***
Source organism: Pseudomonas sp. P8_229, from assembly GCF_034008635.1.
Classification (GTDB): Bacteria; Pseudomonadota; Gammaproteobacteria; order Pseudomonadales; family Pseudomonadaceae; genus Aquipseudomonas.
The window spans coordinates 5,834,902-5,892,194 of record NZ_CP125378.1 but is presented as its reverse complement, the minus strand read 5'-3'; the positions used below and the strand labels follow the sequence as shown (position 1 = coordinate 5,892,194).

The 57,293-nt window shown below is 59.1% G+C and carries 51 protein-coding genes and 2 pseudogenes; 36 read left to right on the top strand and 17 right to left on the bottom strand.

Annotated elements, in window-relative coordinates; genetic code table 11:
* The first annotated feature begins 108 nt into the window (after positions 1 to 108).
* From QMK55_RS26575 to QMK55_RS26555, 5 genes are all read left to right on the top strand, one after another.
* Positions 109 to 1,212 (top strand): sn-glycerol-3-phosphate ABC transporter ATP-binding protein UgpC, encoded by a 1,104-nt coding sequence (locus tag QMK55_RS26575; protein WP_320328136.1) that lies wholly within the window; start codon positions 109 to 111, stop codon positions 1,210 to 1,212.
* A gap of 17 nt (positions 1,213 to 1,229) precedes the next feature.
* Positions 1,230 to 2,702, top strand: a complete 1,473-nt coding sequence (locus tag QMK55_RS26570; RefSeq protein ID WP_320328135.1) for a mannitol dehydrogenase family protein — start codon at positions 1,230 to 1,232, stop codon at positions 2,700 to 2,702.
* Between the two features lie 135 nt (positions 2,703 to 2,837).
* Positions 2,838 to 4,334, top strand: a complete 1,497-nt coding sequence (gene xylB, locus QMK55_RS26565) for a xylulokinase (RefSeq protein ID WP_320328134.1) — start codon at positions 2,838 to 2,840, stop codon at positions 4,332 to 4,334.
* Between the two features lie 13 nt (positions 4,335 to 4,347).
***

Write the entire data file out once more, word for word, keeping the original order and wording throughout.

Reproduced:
Source organism: Pseudomonas sp. P8_229, from assembly GCF_034008635.1.
Classification (GTDB): Bacteria; Pseudomonadota; Gammaproteobacteria; order Pseudomonadales; family Pseudomonadaceae; genus Aquipseudomonas.
The window spans coordinates 5,834,902-5,892,194 of record NZ_CP125378.1 but is presented as its reverse complement, the minus strand read 5'-3'; the positions used below and the strand labels follow the sequence as shown (position 1 = coordinate 5,892,194).

The 57,293-nt window shown below is 59.1% G+C and carries 51 protein-coding genes and 2 pseudogenes; 36 read left to right on the top strand and 17 right to left on the bottom strand.

Annotated elements, in window-relative coordinates; genetic code table 11:
* The first annotated feature begins 108 nt into the window (after positions 1 to 108).
* From QMK55_RS26575 to QMK55_RS26555, 5 genes are all read left to right on the top strand, one after another.
* Positions 109 to 1,212 (top strand): sn-glycerol-3-phosphate ABC transporter ATP-binding protein UgpC, encoded by a 1,104-nt coding sequence (locus tag QMK55_RS26575; protein WP_320328136.1) that lies wholly within the window; start codon positions 109 to 111, stop codon positions 1,210 to 1,212.
* A gap of 17 nt (positions 1,213 to 1,229) precedes the next feature.
* Positions 1,230 to 2,702, top strand: a complete 1,473-nt coding sequence (locus tag QMK55_RS26570; RefSeq protein ID WP_320328135.1) for a mannitol dehydrogenase family protein — start codon at positions 1,230 to 1,232, stop codon at positions 2,700 to 2,702.
* Between the two features lie 135 nt (positions 2,703 to 2,837).
* Positions 2,838 to 4,334, top strand: a complete 1,497-nt coding sequence (gene xylB, locus QMK55_RS26565) for a xylulokinase (RefSeq protein ID WP_320328134.1) — start codon at positions 2,838 to 2,840, stop codon at positions 4,332 to 4,334.
* Between the two features lie 13 nt (positions 4,335 to 4,347).